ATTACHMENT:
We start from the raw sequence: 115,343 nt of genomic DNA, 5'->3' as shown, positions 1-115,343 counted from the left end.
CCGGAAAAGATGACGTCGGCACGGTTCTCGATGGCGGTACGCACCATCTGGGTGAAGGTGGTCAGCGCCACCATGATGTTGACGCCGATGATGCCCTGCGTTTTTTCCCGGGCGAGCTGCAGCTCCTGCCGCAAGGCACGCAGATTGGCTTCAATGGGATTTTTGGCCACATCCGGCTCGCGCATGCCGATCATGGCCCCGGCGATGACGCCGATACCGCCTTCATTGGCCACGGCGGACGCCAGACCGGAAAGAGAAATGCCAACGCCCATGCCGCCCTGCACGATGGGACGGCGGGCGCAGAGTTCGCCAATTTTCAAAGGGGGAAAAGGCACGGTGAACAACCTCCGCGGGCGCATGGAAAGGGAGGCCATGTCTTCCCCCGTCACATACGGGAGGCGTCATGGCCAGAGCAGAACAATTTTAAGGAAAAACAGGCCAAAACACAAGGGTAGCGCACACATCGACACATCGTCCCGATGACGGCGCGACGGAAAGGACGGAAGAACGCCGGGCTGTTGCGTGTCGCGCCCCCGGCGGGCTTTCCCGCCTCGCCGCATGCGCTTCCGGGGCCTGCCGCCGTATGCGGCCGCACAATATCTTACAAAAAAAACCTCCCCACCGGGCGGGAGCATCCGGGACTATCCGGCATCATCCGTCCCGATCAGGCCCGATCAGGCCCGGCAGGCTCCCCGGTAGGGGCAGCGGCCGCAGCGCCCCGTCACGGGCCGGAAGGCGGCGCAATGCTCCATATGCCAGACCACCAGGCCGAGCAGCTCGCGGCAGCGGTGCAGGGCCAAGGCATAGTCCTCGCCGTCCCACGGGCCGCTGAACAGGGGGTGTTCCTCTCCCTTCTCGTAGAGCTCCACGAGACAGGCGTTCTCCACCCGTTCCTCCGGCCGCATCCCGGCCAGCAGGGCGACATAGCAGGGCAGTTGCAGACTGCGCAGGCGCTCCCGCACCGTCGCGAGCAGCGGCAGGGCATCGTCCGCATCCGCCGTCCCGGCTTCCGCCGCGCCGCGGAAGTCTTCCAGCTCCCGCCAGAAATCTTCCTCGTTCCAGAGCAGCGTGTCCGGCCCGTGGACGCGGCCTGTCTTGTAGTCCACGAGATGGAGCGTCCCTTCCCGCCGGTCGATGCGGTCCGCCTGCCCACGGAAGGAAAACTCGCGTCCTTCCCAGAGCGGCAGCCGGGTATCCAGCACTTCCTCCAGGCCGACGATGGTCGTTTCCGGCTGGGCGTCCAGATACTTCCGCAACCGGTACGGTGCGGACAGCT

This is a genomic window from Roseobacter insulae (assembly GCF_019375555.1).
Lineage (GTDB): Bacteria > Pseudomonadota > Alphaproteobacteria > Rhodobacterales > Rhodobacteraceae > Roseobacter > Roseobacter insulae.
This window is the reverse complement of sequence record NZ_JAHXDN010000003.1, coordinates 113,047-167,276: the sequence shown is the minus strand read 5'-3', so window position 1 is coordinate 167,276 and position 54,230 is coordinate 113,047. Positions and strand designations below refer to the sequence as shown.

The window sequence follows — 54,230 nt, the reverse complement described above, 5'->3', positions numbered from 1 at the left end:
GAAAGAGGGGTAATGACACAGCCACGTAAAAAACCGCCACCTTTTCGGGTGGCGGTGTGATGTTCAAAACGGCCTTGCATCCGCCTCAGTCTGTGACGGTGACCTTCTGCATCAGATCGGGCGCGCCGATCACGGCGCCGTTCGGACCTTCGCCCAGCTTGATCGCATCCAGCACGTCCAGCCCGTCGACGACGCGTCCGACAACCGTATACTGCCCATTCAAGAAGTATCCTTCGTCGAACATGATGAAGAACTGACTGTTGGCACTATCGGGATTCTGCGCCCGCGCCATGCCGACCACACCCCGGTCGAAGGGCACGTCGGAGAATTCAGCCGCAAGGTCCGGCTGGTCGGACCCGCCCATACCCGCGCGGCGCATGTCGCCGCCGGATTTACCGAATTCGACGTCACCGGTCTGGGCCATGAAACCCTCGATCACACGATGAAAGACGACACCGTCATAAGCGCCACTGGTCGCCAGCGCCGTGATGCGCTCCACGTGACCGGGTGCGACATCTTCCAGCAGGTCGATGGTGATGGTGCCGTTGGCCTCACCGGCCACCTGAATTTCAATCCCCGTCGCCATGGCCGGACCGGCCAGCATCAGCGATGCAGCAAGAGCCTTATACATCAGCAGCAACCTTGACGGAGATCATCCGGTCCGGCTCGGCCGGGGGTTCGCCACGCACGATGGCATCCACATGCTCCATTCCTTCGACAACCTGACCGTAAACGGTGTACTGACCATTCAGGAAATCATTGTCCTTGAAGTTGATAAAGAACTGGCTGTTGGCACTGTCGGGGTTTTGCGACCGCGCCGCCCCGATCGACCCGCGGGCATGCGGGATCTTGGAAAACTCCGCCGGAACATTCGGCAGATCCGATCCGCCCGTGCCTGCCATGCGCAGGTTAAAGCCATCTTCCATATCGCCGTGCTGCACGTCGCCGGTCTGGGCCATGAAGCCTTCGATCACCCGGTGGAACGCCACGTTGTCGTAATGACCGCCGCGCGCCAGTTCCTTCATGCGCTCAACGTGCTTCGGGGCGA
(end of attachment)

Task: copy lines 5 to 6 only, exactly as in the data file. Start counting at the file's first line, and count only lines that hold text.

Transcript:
This window is the reverse complement of sequence record NZ_JAHXDN010000003.1, coordinates 113,047-167,276: the sequence shown is the minus strand read 5'-3', so window position 1 is coordinate 167,276 and position 54,230 is coordinate 113,047. Positions and strand designations below refer to the sequence as shown.

The window sequence follows — 54,230 nt, the reverse complement described above, 5'->3', positions numbered from 1 at the left end: